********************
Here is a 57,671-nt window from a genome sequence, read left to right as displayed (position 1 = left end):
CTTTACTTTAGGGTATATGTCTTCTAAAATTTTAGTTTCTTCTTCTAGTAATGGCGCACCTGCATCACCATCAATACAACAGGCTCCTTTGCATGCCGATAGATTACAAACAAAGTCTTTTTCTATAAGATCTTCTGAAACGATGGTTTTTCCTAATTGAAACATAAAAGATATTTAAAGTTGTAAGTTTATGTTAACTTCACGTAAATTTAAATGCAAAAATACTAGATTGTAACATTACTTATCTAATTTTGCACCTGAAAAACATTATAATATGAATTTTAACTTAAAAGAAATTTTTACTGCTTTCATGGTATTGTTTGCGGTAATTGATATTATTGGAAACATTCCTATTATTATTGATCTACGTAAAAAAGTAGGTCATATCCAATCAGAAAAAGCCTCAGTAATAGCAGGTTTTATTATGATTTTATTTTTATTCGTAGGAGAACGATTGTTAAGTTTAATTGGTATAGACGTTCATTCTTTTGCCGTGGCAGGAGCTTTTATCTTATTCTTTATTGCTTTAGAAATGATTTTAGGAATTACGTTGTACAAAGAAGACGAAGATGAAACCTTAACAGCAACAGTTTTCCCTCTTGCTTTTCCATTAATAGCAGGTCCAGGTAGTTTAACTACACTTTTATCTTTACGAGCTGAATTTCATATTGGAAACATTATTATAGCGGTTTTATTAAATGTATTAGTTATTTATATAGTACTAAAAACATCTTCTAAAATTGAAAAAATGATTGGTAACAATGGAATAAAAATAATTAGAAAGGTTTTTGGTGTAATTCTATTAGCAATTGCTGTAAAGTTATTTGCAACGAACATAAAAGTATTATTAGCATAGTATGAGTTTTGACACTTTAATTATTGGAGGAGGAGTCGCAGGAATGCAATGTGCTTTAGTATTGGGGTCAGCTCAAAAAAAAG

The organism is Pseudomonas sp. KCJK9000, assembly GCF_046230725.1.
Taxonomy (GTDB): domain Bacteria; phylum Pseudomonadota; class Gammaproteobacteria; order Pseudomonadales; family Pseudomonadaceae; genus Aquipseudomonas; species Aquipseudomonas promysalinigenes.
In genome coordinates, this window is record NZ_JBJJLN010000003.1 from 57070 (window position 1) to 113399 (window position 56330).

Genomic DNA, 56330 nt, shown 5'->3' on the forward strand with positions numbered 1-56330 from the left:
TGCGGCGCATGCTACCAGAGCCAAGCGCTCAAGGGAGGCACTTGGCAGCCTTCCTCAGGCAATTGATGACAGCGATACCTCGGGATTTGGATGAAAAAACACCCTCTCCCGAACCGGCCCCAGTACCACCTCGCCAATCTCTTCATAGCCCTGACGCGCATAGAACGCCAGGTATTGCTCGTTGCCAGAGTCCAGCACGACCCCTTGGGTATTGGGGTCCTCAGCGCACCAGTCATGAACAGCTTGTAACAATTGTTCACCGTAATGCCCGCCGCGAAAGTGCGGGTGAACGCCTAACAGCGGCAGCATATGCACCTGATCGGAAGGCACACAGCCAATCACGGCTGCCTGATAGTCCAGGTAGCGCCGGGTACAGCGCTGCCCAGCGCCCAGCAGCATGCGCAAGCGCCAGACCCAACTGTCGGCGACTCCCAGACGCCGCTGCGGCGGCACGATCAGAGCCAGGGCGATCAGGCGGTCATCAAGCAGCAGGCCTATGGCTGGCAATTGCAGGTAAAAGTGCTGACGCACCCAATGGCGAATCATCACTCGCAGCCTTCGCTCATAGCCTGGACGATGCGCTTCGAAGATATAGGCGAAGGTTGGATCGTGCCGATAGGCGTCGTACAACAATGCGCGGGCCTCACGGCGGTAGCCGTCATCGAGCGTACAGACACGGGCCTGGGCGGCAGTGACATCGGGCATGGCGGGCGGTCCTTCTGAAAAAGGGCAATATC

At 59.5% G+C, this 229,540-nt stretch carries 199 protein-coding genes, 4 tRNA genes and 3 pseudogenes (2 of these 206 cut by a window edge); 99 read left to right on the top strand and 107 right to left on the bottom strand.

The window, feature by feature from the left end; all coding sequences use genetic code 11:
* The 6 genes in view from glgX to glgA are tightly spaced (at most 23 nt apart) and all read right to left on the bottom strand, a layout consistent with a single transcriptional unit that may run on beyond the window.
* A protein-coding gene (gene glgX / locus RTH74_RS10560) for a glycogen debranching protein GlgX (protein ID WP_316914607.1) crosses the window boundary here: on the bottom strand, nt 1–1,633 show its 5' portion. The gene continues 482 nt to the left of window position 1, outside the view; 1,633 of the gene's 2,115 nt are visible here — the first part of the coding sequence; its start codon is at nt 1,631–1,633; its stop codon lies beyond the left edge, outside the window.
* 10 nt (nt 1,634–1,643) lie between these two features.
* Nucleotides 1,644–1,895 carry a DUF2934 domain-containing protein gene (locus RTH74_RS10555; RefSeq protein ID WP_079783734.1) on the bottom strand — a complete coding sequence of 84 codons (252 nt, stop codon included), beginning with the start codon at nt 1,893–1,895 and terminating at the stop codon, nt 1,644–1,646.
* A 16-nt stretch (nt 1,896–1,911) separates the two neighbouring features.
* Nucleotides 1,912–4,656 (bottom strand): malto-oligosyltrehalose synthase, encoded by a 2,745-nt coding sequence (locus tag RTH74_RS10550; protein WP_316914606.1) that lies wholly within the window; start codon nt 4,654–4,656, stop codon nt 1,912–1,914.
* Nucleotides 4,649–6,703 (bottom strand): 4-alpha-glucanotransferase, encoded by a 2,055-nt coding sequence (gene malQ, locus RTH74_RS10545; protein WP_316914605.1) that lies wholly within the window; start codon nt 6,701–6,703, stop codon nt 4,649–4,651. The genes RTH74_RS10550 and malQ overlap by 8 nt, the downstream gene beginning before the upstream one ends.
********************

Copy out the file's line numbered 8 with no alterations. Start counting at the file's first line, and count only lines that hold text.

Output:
At 59.5% G+C, this 229,540-nt stretch carries 199 protein-coding genes, 4 tRNA genes and 3 pseudogenes (2 of these 206 cut by a window edge); 99 read left to right on the top strand and 107 right to left on the bottom strand.